Recall how Democrats hailed the Baucus plan in the Senate Finance Committee for not increasing the deficit? It accomplished that by keeping scheduled cuts in Medicare reimbursement rates to providers, which will drive many of them out of the Medicare business — and Democrats know it. To correct this, Senator Debbie Stabenow (D-MI) introduced a separate bill to increase those payments, which will cost more than $240 billion over the next ten years and substantially increase the deficit:
Maneuvering to boost prospects for sweeping health care legislation, Senate Democrats hope first to win quick approval for a bill that grants doctors a $247 billion increase in Medicare fees over a decade but raises federal deficits in the process, officials said Wednesday.
By creating a two-bill approach, Democrats intend to claim the more comprehensive health care measure meets President Barack Obama’s conditions — that it will neither add to deficits nor exceed $900 billion in costs over 10 years.
If approved and signed into law, the legislation would avert a 21 percent reduction in Medicare fees paid to doctors that is scheduled to take effect in January as well as additional cuts in future years.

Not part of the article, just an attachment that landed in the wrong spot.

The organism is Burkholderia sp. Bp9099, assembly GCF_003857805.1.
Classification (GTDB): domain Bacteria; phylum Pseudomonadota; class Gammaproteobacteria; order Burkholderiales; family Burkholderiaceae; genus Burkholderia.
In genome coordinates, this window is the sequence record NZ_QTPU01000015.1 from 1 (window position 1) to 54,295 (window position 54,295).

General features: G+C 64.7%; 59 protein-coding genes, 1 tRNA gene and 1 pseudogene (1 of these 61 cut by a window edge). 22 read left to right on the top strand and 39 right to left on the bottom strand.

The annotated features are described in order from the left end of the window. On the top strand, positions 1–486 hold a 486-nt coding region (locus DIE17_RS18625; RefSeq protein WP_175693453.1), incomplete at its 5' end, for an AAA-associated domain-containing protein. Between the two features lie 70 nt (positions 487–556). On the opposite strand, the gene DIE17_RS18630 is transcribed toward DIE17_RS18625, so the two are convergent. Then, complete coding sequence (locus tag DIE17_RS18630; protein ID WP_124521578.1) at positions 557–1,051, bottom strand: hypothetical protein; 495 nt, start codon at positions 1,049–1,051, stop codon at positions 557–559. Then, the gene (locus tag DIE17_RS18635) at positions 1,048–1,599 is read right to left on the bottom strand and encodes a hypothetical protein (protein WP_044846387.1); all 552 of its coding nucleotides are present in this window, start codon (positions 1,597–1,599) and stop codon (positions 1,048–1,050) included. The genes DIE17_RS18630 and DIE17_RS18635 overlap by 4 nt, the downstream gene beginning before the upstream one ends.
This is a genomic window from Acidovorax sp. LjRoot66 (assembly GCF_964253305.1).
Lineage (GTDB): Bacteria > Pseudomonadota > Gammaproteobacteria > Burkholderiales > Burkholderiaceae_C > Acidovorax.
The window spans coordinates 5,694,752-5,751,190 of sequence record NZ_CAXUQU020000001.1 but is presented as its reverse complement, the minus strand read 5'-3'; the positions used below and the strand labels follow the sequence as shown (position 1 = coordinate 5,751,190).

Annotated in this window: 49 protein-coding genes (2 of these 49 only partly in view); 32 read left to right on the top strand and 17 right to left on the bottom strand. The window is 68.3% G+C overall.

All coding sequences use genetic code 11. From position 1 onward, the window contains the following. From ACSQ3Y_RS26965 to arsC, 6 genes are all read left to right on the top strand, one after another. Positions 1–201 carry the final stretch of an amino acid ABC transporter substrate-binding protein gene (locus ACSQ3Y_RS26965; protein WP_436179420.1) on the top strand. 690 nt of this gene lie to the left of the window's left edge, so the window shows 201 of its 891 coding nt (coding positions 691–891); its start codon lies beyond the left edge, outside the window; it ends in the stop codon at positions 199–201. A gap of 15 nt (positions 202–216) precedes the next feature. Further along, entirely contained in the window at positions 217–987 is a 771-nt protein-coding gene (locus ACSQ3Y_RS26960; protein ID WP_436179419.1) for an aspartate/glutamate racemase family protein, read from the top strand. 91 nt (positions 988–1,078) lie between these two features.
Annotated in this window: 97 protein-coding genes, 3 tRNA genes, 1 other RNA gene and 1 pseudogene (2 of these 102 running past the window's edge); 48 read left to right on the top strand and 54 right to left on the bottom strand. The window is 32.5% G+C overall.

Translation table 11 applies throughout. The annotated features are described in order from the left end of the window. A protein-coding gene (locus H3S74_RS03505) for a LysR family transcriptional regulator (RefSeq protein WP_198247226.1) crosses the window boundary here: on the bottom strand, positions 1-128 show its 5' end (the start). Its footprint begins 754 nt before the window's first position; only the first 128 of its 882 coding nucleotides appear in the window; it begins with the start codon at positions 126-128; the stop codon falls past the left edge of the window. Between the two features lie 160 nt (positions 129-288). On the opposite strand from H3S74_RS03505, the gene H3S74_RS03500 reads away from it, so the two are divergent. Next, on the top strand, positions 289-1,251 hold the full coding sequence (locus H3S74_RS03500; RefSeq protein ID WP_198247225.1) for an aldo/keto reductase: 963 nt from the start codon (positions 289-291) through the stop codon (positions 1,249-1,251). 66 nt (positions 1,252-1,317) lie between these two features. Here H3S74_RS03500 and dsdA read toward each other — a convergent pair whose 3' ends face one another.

In other words, the “comprehensive” Baucus plan isn’t comprehensive at all, but a cherry-picking summary that ignores the rate increase Democrats plan to offer. Combined, that would put the Senate version of ObamaCare at over $1.1 trillion and cause it to increase the federal deficit. Interestingly and hardly coincidentally, this only came to light after the Finance Committee asked for CBO scoring on Baucus’ summary.
And did they attempt to split the bill so that Baucus could claim to have actually saved money? Not exactly:
In the Senate, the immediate impact of a two-bill approach is to slice $10.7 billion from the cost of the health care bill that cleared the Finance Committee bill, money that could then be spent on other priorities.
This is an extraordinarily dishonest maneuver by Democrats. I could go back to their 2006-8 rhetoric about “open and honest government” and “transparency,” but this goes beyond hypocrisy. Stabenow, Reid, Baucus, and their colleagues have conspired to lie to the American public about the true cost of this health-care overhaul. There simply is no other interpretation possible. Baucus submitted a summary with reimbursement rates he knew would be false to gain favorable CBO scoring, while his colleagues changed the reimbursement rates via legislative sleight-of-hand.